Ahead of Savant eCommerce Barcelona, we had the opportunity of sitting together with Yolanda Martin, Director of Platform & Service Design at Farfetch, to talk about Luxury, second hand fashion and platforms.
Here’s what we talked about!
Last month the Farfetch acquisition of New Guards Group broke the news. Can you tell us your take on it?
Big news indeed! The acquisition will bring us to a new level, helping us in accomplishing Farfetch mission “to be the global technology platform for luxury fashion, connecting creators, curators and consumers”.
The opportunity happened with New Guards group, a company that owns some of the most exciting brands in the fashion landscape at the moment. They are capable of creating and launching a campaign or a brand in weeks thanks to their production facilities and the designers studios. One of the biggest barriers for designers to entry in fashion is to find the facilities to create a collection: New Guards Group created an ecosystem and the workflow necessary for any designer to create and launch collection or a brand in a very short period of time with very small overheads. Farfetch has been empowering ecommerce for small boutiques for years, New Guards Group empowers fashion creation for small designers quickly and fast: it was a match made in heaven for us.
You are in charge of Platform & Service Design at Farfetch. Would you tell us more about one of your latest works: Farfetch Second Life?
Farfetch Second Life started for sustainability pledge, as Farfetch puts a lot of focus on sustainability, with the aim of cutting the footprint of fashion as much as possible: producing less fashion is the best way to do so! High quality, high luxury second hand bags is a thriving market and since we launched we witnessed a massive boom of buying and selling. Now, we already started to expand the platform to other garments by accepting different pieces.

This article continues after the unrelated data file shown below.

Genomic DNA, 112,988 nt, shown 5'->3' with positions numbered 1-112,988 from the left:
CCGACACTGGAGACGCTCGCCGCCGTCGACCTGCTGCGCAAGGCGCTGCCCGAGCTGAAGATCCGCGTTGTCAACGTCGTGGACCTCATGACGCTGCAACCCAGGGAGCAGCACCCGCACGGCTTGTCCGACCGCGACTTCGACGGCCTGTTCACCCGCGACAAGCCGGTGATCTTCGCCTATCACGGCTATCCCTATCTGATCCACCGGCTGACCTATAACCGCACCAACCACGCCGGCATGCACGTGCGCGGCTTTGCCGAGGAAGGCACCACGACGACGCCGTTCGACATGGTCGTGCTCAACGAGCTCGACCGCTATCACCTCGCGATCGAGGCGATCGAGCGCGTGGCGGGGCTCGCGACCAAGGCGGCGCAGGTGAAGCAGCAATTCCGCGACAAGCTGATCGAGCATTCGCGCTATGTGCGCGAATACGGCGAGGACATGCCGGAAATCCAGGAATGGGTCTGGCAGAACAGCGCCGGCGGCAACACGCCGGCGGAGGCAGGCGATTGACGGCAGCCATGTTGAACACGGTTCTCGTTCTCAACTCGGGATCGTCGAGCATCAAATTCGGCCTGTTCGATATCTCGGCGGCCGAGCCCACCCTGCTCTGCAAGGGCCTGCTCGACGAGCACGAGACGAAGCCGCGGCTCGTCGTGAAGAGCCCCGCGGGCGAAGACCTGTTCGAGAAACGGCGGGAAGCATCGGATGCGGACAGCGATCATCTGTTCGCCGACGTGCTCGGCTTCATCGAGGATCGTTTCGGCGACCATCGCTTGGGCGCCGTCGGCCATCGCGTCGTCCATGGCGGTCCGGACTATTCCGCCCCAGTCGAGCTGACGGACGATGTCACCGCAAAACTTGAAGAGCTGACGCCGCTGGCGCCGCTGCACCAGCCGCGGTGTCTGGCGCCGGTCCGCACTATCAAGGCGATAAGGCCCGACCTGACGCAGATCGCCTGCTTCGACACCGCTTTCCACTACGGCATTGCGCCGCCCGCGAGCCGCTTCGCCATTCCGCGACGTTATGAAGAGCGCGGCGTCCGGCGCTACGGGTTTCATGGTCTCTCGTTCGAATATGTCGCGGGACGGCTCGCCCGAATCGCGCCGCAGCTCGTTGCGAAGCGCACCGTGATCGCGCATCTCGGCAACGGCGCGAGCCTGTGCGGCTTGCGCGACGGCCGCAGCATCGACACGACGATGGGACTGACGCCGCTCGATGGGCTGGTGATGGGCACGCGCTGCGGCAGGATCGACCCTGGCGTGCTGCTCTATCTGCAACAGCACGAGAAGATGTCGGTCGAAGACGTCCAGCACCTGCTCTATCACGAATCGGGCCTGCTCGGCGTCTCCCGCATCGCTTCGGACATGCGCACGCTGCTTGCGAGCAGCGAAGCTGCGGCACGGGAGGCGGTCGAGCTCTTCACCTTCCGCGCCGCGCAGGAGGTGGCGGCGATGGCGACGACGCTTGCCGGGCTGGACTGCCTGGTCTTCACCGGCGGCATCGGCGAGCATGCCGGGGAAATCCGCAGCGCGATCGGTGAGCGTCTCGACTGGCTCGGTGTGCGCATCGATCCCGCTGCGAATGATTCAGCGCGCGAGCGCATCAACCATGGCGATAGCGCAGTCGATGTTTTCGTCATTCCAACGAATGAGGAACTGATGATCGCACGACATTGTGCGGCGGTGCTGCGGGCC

The Second Hand Fashion market is gaining more and more relevance, to the point that I’m working on an authentication process through blockchain, as authentication is a crucial factor, but I can’t tell you more at this stage.
With Farfetch Second Life, are you going after another customer segment or is the Farfetch customer base moving towards sustainability?
You will be surprised to know how many high spenders purchase second hand items. It started off with vintage clothing, but for a long time there wasn’t a safe place to buy second hand. It used to happen amongst personal circles, between private shoppers and closed circles of boutiques and customers.
Truth is, you can’t wear a Balenciaga dress more than once, socially speaking. So, either you’re a famous celebrity and the brand will lend it to you, or you buy this type of garment, use it once and once the new collection is out, you ship it away to be sold. This happens over and over and it’s definitely not a new trend: it’s just something that people were not talking about and that was done in small circles, so the scalability was impossible. At the same time, the volume of people buying high fashion and hard luxury has grown, and therefore the number of people moving these items. Nowadays you can find hard fashion items on eBay as well, but you won’t have the same level of trust that we can provide with the authentication processes we have in place.
Overall, the market is growing because people are changing mentality. Buying a Gucci t-shirt is not anymore something considered exaggerated or “crazy” as it used to be: people will buy it and enjoy it for several seasons, pairing it with their other garments. There’s an equalisation happening: customers are changing their minds about which clothes they buy, as in they would rather buy one good piece and keep it for different seasons. The best example are coats: a higher and higher number of people prefer to purchase one high quality coat, a piece they know it will last for years, rather than buying a new one every second year.